In an ideal world, I would love to do movies but right now the movies that the Pakistani film industry is producing does not have that standard and the audience has not been developed. There’s a lot that needs to happen in the film industry. Stories and script writers are very amateur, and sound is not up to par. So right now, I’d like to do dramas. If a good script comes my way I’d love to do it.

Cheesiest fan moment? 

It’s not a cheesiest moment but a bit scary and creepy. Somebody dropped off a letter at my house and that letter started off with “Usman, I have been stalking you” so I don’t know if it’s cheesiest but I’m sure it’s very creepy.

One male and female actor that you really look forward to work with? 

I think Bilal Abbas and Imran Ashraf are great actors and I would love to work with them because you feed off each other’s energy and if you have a great performer in front of you, you can also give a decent performance so I’d love to work with them. In females, I think Sajal Ali is a great actor and so is Sanam Saeed, they both are amazing actors and I would love to work with either one of them.

 

Any drama from the past that you would have loved working in? 

Yes. Yes. Yes. There are two dramas that I would have loved working in. One of them is Dhoop Kinaray and the other one is Alpha Bravo Charlie.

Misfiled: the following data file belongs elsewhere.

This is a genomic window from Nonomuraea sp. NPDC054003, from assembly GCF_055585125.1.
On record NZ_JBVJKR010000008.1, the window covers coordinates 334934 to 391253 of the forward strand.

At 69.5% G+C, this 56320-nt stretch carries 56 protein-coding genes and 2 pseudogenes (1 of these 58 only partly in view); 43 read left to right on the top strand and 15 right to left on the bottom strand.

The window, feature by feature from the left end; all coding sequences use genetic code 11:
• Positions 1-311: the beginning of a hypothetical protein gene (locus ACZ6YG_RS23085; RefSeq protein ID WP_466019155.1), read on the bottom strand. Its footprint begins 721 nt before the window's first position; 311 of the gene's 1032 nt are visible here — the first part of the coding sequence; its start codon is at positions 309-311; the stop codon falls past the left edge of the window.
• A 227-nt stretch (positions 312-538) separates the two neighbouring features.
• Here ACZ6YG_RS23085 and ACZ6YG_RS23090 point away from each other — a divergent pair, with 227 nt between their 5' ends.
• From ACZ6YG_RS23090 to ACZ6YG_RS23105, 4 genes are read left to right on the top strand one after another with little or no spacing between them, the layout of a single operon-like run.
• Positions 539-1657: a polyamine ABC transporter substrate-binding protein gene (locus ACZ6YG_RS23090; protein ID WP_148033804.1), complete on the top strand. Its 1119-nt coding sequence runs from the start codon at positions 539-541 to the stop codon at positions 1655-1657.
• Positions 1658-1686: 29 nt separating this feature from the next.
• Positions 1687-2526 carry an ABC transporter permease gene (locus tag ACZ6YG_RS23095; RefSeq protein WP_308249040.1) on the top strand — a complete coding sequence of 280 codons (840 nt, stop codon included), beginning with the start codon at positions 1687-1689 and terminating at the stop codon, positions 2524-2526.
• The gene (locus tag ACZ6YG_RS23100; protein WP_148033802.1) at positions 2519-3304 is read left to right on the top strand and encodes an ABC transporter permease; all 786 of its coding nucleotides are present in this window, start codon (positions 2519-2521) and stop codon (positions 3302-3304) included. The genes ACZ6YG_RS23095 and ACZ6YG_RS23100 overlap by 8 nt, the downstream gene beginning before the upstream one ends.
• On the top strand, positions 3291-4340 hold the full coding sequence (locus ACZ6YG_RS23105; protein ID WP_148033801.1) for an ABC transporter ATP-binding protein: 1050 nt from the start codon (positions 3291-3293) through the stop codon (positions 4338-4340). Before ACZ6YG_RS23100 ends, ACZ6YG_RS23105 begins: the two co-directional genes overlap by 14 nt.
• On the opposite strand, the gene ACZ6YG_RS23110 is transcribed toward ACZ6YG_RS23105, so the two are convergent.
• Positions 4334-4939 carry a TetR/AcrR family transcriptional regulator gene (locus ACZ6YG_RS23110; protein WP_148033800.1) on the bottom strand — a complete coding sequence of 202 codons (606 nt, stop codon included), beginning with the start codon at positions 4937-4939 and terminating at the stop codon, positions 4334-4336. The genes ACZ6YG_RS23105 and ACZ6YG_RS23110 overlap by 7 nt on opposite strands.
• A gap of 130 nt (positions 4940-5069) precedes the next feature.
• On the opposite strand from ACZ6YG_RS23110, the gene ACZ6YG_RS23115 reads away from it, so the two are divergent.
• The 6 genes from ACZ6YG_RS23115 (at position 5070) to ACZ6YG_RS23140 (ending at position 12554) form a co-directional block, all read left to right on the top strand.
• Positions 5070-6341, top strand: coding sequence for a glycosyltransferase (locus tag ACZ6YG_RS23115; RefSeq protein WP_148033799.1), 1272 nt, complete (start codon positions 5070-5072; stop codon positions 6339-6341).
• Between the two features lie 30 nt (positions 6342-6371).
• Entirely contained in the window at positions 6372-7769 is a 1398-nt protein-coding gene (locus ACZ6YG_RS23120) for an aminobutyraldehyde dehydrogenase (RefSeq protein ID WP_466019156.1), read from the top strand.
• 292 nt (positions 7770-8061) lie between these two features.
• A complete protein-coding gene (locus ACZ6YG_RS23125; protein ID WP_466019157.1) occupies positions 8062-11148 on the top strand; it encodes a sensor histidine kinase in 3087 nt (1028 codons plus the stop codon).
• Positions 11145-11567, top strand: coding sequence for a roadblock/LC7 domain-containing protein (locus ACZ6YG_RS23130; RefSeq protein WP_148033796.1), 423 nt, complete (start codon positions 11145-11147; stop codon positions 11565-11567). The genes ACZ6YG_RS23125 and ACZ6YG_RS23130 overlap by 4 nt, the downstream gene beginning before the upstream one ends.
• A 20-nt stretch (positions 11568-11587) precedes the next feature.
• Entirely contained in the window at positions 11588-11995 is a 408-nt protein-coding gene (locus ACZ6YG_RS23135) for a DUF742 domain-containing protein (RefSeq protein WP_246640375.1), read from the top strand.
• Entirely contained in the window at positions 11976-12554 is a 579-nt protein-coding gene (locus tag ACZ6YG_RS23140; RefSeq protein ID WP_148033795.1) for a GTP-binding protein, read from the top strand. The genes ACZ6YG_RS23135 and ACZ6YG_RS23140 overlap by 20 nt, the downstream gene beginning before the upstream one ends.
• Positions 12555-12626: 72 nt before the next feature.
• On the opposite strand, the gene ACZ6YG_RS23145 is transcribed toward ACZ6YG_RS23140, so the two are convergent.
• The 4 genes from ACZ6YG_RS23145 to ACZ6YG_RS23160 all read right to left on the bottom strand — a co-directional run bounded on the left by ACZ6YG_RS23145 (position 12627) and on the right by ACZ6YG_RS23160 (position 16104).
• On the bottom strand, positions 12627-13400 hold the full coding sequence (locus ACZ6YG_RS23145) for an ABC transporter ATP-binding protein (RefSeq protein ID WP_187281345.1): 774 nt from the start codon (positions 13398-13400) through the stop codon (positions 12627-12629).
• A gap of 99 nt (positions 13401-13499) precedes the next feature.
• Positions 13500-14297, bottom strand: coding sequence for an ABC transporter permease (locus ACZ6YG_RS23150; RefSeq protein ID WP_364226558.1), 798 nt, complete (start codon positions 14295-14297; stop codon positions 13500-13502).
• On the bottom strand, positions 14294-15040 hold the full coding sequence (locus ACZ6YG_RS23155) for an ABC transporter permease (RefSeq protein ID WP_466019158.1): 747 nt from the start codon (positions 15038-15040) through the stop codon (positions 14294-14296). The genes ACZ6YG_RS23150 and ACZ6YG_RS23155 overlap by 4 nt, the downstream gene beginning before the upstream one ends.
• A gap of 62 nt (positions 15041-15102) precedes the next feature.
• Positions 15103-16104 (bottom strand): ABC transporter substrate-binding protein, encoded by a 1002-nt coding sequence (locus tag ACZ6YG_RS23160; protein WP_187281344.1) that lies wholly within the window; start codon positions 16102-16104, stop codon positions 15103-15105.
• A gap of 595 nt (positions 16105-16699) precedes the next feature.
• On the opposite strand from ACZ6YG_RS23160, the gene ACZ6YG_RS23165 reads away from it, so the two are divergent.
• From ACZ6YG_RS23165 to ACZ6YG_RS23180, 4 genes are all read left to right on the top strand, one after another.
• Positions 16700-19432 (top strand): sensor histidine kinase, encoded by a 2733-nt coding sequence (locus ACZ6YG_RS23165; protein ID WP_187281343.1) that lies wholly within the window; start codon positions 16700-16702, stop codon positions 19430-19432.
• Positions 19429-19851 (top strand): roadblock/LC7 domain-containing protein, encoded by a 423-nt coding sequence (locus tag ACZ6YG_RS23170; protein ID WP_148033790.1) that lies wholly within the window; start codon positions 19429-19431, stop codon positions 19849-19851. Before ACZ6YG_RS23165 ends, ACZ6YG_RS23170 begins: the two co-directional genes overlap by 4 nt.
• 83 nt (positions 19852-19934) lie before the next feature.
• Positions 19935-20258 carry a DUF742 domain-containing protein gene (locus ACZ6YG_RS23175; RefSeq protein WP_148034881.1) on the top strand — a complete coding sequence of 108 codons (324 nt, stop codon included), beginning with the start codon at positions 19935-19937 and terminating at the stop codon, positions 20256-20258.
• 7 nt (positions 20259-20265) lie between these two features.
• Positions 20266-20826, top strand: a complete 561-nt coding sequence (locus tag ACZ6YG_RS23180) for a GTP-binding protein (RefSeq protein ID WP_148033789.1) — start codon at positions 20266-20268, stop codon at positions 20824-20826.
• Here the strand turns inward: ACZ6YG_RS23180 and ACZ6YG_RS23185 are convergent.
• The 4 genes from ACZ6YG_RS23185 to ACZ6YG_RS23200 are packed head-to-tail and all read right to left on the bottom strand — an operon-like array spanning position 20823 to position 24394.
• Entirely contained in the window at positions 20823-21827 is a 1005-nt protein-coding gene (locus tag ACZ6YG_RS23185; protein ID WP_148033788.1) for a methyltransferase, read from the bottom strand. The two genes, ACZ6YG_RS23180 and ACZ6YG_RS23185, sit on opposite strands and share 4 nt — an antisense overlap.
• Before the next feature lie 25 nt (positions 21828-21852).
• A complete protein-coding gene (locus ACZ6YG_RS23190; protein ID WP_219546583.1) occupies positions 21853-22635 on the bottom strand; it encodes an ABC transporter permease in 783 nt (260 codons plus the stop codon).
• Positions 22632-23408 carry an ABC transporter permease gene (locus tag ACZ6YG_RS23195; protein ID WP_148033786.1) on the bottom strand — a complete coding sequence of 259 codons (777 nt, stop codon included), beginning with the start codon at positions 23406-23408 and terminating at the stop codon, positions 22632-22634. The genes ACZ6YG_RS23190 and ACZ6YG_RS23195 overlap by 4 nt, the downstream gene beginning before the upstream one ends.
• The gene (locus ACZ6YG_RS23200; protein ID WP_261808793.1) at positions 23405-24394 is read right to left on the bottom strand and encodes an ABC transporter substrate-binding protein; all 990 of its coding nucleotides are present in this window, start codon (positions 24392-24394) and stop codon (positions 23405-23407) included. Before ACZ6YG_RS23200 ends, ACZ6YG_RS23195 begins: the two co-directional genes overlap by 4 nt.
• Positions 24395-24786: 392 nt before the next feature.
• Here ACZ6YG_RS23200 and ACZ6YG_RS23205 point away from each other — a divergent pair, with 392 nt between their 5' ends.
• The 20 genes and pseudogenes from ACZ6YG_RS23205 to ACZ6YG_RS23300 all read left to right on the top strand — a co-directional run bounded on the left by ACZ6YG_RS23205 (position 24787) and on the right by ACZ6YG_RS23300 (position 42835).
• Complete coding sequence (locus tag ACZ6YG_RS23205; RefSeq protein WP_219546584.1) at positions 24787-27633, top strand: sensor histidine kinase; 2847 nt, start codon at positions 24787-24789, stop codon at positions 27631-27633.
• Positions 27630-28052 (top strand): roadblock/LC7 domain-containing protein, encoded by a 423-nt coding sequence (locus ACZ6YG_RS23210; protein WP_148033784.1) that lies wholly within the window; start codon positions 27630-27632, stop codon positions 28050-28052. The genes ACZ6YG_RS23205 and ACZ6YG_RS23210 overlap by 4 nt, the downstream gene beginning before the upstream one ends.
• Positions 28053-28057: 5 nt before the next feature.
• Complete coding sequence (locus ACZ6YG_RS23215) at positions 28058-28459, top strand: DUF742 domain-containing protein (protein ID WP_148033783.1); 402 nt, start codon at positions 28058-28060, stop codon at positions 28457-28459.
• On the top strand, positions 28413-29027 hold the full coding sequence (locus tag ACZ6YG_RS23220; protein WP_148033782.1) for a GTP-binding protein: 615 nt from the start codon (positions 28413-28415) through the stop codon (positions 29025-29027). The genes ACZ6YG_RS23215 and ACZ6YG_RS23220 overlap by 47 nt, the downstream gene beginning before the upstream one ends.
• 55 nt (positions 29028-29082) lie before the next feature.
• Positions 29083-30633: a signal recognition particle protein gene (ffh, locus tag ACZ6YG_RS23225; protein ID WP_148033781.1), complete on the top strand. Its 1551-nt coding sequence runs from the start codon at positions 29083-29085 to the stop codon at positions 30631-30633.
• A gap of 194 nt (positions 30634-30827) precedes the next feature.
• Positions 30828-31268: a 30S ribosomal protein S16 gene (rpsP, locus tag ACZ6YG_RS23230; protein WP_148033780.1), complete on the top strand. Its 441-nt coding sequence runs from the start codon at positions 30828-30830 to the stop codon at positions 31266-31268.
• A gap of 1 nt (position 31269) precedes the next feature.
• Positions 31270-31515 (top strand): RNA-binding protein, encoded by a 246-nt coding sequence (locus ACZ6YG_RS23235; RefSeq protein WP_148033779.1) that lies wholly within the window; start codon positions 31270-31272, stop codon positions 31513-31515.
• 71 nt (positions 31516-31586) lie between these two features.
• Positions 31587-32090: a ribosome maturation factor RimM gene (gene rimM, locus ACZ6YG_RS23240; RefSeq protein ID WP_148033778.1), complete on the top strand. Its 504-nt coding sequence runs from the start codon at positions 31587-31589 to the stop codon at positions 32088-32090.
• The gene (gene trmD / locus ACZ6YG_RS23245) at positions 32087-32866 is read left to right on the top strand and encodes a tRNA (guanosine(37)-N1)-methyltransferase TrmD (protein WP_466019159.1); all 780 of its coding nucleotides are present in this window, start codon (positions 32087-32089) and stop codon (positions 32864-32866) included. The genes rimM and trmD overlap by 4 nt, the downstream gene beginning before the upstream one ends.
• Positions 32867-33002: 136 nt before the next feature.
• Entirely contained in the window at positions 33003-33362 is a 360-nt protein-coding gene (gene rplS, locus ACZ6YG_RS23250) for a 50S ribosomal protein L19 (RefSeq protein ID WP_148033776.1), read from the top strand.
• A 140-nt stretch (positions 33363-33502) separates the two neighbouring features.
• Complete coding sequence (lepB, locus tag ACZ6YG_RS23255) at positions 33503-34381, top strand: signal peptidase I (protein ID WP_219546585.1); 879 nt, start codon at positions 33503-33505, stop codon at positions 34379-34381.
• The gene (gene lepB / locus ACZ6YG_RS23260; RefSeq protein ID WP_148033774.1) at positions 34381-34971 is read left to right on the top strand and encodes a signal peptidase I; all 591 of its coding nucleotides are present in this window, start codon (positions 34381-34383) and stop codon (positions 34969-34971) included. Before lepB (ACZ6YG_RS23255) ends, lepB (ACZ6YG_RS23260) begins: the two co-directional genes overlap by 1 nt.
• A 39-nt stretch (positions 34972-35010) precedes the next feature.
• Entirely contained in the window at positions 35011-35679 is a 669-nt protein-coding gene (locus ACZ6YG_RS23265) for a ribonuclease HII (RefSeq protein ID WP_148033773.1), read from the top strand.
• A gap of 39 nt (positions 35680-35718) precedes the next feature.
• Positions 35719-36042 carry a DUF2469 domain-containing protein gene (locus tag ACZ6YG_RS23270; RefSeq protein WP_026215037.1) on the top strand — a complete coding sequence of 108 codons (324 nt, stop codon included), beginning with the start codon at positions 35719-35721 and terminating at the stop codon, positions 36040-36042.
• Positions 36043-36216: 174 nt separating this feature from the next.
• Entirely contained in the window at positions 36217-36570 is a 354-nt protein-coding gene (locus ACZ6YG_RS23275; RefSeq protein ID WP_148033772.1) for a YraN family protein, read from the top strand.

After researching a lot, we still couldn’t find your relationship status. Would you like to comment on it? 

It’s complicated, that’s all I can say.

Define feminism from your perspective. 

 

From my perspective, I think anything that a man does; a woman should be allowed to do as well and anything that a man is not allowed to do, a woman shouldn’t be allowed to do it either. We need to be equals and we are equals as human beings and I’m a strict believer of equality and that is feminism to me.

What’s your take on sexual harassment in media/entertainment industry. 

 

I think sexual harassment is a very serious issue and I think a lot of women go through that and it is the most horrible thing to go through. But, I also feel that we very blindly believe anybody and everybody and that shouldn’t happen. I think there needs to be a strict check and balance that if somebody is saying something it needs to be credible. I know it’s a little difficult but there are a lot of spiteful people out there and also there are a lot of sleazeballs and creepy people out there who harass women but I do feel there needs to be a strict check and balance.

What’s the reason/idea behind your witty captions? (Even if it doesn’t make sense to you, say something about that)